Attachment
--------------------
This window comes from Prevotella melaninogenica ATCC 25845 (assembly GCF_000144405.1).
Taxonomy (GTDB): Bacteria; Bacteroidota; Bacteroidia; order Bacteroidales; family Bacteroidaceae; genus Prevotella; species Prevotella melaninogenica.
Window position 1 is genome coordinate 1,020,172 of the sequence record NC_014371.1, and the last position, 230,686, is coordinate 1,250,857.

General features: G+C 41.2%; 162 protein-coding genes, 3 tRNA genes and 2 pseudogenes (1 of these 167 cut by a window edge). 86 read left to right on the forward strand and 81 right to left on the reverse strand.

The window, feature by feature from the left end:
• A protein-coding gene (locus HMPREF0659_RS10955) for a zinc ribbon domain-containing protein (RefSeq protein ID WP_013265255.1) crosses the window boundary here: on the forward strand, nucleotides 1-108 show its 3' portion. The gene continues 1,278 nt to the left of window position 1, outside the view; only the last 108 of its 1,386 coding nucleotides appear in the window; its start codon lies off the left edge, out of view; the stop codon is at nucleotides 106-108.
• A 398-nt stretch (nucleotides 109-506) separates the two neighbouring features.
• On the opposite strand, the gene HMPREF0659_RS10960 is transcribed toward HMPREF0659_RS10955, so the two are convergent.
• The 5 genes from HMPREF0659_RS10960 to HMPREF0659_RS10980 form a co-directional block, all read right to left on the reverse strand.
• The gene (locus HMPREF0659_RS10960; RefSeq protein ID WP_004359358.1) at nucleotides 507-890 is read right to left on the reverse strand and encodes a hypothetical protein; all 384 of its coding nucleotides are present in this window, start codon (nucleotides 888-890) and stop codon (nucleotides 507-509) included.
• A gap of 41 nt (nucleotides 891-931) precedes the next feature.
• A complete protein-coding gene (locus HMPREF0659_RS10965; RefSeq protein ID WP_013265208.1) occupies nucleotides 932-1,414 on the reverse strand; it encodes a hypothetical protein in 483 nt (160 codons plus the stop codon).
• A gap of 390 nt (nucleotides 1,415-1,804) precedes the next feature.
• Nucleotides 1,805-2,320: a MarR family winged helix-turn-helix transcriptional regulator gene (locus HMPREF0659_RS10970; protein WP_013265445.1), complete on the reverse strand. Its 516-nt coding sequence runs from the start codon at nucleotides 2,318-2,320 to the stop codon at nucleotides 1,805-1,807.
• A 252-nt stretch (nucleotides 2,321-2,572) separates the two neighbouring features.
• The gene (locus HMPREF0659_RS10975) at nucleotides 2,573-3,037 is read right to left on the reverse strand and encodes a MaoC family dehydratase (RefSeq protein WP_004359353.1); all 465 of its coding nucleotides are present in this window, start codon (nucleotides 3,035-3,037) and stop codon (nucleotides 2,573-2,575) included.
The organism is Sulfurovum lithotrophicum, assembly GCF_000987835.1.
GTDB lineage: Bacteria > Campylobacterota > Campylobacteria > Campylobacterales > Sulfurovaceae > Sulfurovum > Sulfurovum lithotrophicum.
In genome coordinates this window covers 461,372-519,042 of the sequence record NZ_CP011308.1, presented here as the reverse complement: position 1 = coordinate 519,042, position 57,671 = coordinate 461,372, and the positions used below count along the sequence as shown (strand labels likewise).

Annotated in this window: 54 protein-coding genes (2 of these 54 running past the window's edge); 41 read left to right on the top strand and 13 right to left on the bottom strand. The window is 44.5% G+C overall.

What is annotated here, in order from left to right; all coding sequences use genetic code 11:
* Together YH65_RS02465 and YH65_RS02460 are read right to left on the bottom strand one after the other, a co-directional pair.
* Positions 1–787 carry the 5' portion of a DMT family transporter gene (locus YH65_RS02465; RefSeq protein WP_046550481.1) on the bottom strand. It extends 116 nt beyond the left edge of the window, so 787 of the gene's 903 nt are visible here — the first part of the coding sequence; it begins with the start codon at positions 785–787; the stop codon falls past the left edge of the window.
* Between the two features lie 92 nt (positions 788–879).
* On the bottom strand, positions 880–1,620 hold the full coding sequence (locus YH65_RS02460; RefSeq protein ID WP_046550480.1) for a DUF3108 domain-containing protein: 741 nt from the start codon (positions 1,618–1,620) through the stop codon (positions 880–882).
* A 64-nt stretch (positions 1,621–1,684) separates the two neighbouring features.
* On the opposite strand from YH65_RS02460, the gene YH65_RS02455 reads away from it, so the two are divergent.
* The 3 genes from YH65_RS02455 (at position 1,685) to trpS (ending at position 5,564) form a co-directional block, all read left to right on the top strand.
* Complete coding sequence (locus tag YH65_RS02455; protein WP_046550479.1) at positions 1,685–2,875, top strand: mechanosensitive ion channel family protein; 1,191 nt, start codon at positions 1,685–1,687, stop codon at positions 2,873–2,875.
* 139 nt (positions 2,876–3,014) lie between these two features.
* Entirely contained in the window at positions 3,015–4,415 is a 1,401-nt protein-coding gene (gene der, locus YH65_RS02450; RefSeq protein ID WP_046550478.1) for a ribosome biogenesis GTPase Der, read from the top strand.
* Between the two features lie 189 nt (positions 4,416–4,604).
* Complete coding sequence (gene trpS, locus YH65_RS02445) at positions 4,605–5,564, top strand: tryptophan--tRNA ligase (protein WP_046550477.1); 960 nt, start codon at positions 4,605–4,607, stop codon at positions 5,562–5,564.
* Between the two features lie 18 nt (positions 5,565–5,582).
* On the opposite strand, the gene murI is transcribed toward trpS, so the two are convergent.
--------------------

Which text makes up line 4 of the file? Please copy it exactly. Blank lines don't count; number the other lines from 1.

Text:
General features: G+C 41.2%; 162 protein-coding genes, 3 tRNA genes and 2 pseudogenes (1 of these 167 cut by a window edge). 86 read left to right on the forward strand and 81 right to left on the reverse strand.